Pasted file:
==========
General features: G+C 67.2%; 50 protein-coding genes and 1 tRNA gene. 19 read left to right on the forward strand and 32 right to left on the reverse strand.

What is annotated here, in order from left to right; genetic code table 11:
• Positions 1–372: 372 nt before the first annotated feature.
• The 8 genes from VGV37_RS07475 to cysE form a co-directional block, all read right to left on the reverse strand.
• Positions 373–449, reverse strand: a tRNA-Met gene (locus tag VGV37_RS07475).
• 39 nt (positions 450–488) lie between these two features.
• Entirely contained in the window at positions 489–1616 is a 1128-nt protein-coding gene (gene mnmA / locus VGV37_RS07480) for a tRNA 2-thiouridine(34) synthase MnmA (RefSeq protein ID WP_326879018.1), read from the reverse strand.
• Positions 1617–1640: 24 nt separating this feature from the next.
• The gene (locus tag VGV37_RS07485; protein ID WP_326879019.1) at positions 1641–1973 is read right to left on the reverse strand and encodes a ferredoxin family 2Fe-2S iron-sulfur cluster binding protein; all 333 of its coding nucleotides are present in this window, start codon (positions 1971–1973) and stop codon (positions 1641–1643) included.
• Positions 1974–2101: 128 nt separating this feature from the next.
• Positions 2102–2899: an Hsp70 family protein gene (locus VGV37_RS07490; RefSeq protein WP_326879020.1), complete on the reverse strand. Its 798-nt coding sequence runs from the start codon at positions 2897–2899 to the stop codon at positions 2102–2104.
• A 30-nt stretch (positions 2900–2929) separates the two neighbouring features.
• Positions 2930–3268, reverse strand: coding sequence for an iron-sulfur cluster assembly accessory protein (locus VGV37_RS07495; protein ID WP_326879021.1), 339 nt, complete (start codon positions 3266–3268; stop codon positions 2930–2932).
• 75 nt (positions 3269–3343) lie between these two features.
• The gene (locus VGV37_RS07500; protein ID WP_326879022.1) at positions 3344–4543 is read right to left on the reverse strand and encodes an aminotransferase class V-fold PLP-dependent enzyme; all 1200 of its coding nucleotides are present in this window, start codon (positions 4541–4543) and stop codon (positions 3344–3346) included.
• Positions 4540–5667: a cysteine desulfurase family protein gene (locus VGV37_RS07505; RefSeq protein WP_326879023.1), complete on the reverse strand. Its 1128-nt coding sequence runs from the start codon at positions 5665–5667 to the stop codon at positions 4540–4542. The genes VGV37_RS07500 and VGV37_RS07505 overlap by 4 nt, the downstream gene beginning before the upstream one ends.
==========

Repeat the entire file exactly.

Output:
General features: G+C 67.2%; 50 protein-coding genes and 1 tRNA gene. 19 read left to right on the forward strand and 32 right to left on the reverse strand.

What is annotated here, in order from left to right; genetic code table 11:
• Positions 1–372: 372 nt before the first annotated feature.
• The 8 genes from VGV37_RS07475 to cysE form a co-directional block, all read right to left on the reverse strand.
• Positions 373–449, reverse strand: a tRNA-Met gene (locus tag VGV37_RS07475).
• 39 nt (positions 450–488) lie between these two features.
• Entirely contained in the window at positions 489–1616 is a 1128-nt protein-coding gene (gene mnmA / locus VGV37_RS07480) for a tRNA 2-thiouridine(34) synthase MnmA (RefSeq protein ID WP_326879018.1), read from the reverse strand.
• Positions 1617–1640: 24 nt separating this feature from the next.
• The gene (locus tag VGV37_RS07485; protein ID WP_326879019.1) at positions 1641–1973 is read right to left on the reverse strand and encodes a ferredoxin family 2Fe-2S iron-sulfur cluster binding protein; all 333 of its coding nucleotides are present in this window, start codon (positions 1971–1973) and stop codon (positions 1641–1643) included.
• Positions 1974–2101: 128 nt separating this feature from the next.
• Positions 2102–2899: an Hsp70 family protein gene (locus VGV37_RS07490; RefSeq protein WP_326879020.1), complete on the reverse strand. Its 798-nt coding sequence runs from the start codon at positions 2897–2899 to the stop codon at positions 2102–2104.
• A 30-nt stretch (positions 2900–2929) separates the two neighbouring features.
• Positions 2930–3268, reverse strand: coding sequence for an iron-sulfur cluster assembly accessory protein (locus VGV37_RS07495; protein ID WP_326879021.1), 339 nt, complete (start codon positions 3266–3268; stop codon positions 2930–2932).
• 75 nt (positions 3269–3343) lie between these two features.
• The gene (locus VGV37_RS07500; protein ID WP_326879022.1) at positions 3344–4543 is read right to left on the reverse strand and encodes an aminotransferase class V-fold PLP-dependent enzyme; all 1200 of its coding nucleotides are present in this window, start codon (positions 4541–4543) and stop codon (positions 3344–3346) included.
• Positions 4540–5667: a cysteine desulfurase family protein gene (locus VGV37_RS07505; RefSeq protein WP_326879023.1), complete on the reverse strand. Its 1128-nt coding sequence runs from the start codon at positions 5665–5667 to the stop codon at positions 4540–4542. The genes VGV37_RS07500 and VGV37_RS07505 overlap by 4 nt, the downstream gene beginning before the upstream one ends.